No announcement yet.

Choosing between 110 and 300...

  • Filter
  • Time
  • Show
Clear All
new posts

  • Choosing between 110 and 300...

    This is a great site and I am glad I found it. I know there are many threads discussing this topic, but they have led me to ask a few more questions. I am going to convert a good number of VHS and S-VHS tapes into my Mac Pro. These are tapes dating back to the early 90s but most are from around 1998 or 1999.

    I would like the best quality transfer. I would also prefer not to have to tweak much after the transfer as I really do not know much about it and have a lot of things I need to do. I wouldn't mind if the quality of the tapes got enhanced a bit, some are copies of copies and could use it (or can I not improve tapes that are not the original source?). However, I found on here something that mentions ghosting when transferring tapes that involves things moving fast.

    These are mainly high school football tapes I am transferring over for a documentary and I am concerned about this. I don't mind spending the money on the higher priced unit but if it ghosts then it is pointless. I am not converting tapes of family reunions and that jazz, these are action and players in motion.

    The VCR I will be using also has TBC which I can toggle on or off before transferring. Will getting the 300 have a good effect on the quality of the football tapes, or would you recommend me using the 110 and the TBC on the VCR and call it a day?

    I just need the best quality possible as one of the players recently passed and these are the only tapes of him left on the planet and need to be preserved the best they can. Thanks for your help, any direction is appreciated.


  • #2
    My understanding of "ghosting" is that it can only occur when you deliberately muck up field order in an interlaced video (e.g. changing to upper field first instead of lower field first or when converting or upscaling from a progressive video). If none of what I just said makes any sense, then I don't think you are going to have a problem with ghosting. At least that's what I understand, happy to be corrected :)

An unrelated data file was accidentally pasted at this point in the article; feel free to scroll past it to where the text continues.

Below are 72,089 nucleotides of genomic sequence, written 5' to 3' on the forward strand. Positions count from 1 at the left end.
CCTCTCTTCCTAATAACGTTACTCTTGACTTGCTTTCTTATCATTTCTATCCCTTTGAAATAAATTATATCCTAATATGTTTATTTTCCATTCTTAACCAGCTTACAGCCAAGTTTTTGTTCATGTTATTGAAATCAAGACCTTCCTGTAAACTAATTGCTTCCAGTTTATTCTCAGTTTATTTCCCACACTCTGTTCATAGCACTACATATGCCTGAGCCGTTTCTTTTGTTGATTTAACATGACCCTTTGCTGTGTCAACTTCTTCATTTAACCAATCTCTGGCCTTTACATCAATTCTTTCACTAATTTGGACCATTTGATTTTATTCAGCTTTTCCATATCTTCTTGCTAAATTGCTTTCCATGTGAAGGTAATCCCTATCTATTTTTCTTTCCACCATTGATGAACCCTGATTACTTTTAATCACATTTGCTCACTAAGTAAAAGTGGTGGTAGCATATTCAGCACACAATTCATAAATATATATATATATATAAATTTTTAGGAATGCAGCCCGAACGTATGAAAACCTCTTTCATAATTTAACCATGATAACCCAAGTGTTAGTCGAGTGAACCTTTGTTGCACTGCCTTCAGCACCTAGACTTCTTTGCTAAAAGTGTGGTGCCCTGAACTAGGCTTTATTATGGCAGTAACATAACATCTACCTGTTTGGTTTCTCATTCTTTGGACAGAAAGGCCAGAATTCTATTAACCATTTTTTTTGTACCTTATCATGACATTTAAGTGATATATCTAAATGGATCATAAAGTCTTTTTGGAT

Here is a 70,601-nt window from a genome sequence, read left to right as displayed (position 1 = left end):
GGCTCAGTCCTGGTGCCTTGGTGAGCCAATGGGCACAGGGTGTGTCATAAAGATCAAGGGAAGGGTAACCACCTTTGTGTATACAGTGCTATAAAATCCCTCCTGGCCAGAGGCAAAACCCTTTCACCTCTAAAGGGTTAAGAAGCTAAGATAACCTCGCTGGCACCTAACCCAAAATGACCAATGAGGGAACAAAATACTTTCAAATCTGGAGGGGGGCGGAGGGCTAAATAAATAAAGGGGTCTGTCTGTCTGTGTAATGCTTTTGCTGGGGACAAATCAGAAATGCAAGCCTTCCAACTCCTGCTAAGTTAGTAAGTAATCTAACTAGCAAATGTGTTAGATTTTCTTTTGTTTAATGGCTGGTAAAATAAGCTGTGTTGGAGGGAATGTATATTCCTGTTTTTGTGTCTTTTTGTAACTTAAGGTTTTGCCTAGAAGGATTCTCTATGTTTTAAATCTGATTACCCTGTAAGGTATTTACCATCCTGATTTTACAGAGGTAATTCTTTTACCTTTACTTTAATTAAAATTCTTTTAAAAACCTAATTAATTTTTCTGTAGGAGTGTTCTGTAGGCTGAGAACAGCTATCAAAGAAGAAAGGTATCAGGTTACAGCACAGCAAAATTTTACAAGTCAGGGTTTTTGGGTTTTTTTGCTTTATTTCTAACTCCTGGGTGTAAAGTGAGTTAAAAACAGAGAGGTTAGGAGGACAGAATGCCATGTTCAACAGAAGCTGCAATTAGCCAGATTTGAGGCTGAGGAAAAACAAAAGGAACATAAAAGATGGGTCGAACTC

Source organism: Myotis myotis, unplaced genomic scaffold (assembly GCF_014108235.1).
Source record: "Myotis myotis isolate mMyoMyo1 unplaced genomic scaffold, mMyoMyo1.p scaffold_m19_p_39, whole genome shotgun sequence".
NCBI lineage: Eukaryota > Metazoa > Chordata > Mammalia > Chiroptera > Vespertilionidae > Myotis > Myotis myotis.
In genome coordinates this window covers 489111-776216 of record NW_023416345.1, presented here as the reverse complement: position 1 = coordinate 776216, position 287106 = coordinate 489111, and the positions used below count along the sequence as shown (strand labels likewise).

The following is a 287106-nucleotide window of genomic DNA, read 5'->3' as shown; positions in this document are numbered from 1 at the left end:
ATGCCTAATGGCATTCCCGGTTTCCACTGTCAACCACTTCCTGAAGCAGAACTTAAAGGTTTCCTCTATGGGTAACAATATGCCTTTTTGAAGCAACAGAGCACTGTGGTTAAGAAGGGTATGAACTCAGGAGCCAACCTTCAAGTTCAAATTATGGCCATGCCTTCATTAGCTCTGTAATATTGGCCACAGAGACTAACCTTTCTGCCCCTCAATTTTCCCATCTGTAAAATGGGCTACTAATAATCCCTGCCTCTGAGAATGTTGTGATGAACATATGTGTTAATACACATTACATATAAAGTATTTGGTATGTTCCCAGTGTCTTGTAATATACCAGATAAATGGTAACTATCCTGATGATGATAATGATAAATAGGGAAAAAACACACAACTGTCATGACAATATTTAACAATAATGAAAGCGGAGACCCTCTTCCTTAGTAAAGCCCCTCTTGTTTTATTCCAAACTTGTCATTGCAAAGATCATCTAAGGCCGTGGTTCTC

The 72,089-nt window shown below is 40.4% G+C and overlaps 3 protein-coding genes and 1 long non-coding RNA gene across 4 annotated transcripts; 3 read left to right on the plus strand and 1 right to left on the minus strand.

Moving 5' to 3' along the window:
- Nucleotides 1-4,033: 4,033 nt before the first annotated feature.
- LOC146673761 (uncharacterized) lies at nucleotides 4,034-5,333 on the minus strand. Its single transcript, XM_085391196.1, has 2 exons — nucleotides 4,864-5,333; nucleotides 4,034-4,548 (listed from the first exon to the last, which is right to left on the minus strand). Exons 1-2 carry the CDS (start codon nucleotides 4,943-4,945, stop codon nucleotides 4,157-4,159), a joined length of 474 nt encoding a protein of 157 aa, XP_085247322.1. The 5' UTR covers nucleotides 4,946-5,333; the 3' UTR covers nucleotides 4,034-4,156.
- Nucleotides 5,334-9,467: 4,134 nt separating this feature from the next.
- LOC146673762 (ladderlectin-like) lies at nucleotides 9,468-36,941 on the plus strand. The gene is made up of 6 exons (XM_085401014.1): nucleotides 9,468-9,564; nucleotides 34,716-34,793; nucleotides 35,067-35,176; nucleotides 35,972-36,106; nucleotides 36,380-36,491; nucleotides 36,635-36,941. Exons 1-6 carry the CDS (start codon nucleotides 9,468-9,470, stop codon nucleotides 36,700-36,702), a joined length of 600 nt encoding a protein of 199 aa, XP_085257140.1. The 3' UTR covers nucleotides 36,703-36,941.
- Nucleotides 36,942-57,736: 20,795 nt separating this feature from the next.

If you already have a S-VHS VCR with built-in TBC then you are 90% set. That is the most important thing you need with old tapes to get a well-defined signal for capturing. If your VCR does not also have built-in noise filtering, then you may benefit from the noise filtering capabilities of the ADVC-300.

    See the following thread for some more info, including links to some samples showing the noise reduction possible with the ADVC-300:



    • #3
      Thanks for your reply Ken. I read that thread you referred to before I posted, but I read it again and it makes a little more sense to me. I understand what you are talking about regarding ghosting from interlaced video, but that is just from searching on google and learning as much as possible in the last two days. I have zero experience with it.

      I had just read that when using the 300 that artifacts can get introduced during conversion, especially during fast movements? These tapes I have are of football games captured from a camera, not from TV or anything. There is a lot of movement and tracking of the football and players running around the field. Maybe "ghosting" was not the correct term.

      The VHS I will be using is a JVC S-VHS (I am waiting on a friend to text me the model) that also has a dvd drive in it. It has TBC/NR I believe. Now granted these tapes are not really of poor poor quality, it is just that I would like to get the best possible picture and sound quality out of them. I am also on somewhat of a time constraint as I will most likely be getting the 110 or 300 tomorrow.

      Once again, thanks for your help.


      • #4
        It is a JVC Sr-mv45